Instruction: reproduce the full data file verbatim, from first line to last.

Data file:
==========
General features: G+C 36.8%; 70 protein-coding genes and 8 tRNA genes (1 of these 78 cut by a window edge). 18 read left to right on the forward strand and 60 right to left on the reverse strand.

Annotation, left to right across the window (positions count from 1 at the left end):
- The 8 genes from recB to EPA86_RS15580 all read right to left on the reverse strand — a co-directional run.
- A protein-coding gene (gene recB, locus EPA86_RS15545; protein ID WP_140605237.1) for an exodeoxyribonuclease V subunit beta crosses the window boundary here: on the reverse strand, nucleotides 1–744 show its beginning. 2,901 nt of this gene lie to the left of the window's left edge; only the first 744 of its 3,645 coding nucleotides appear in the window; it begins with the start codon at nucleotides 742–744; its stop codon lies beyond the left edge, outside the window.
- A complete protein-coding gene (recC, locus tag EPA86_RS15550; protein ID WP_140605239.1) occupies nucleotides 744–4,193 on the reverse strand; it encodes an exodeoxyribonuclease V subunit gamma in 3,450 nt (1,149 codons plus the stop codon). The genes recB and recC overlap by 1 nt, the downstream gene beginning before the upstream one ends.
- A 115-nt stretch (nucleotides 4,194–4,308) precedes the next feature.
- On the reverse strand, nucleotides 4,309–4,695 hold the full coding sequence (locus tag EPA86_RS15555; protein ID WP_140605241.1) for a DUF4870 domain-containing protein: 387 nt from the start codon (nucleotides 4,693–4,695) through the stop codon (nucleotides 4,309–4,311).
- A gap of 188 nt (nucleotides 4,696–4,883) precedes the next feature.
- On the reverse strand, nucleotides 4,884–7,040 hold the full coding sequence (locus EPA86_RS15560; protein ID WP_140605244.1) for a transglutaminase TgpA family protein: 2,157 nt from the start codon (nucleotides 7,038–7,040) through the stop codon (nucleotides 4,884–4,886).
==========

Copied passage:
General features: G+C 36.8%; 70 protein-coding genes and 8 tRNA genes (1 of these 78 cut by a window edge). 18 read left to right on the forward strand and 60 right to left on the reverse strand.

Annotation, left to right across the window (positions count from 1 at the left end):
- The 8 genes from recB to EPA86_RS15580 all read right to left on the reverse strand — a co-directional run.
- A protein-coding gene (gene recB, locus EPA86_RS15545; protein ID WP_140605237.1) for an exodeoxyribonuclease V subunit beta crosses the window boundary here: on the reverse strand, nucleotides 1–744 show its beginning. 2,901 nt of this gene lie to the left of the window's left edge; only the first 744 of its 3,645 coding nucleotides appear in the window; it begins with the start codon at nucleotides 742–744; its stop codon lies beyond the left edge, outside the window.
- A complete protein-coding gene (recC, locus tag EPA86_RS15550; protein ID WP_140605239.1) occupies nucleotides 744–4,193 on the reverse strand; it encodes an exodeoxyribonuclease V subunit gamma in 3,450 nt (1,149 codons plus the stop codon). The genes recB and recC overlap by 1 nt, the downstream gene beginning before the upstream one ends.
- A 115-nt stretch (nucleotides 4,194–4,308) precedes the next feature.
- On the reverse strand, nucleotides 4,309–4,695 hold the full coding sequence (locus tag EPA86_RS15555; protein ID WP_140605241.1) for a DUF4870 domain-containing protein: 387 nt from the start codon (nucleotides 4,693–4,695) through the stop codon (nucleotides 4,309–4,311).
- A gap of 188 nt (nucleotides 4,696–4,883) precedes the next feature.
- On the reverse strand, nucleotides 4,884–7,040 hold the full coding sequence (locus EPA86_RS15560; protein ID WP_140605244.1) for a transglutaminase TgpA family protein: 2,157 nt from the start codon (nucleotides 7,038–7,040) through the stop codon (nucleotides 4,884–4,886).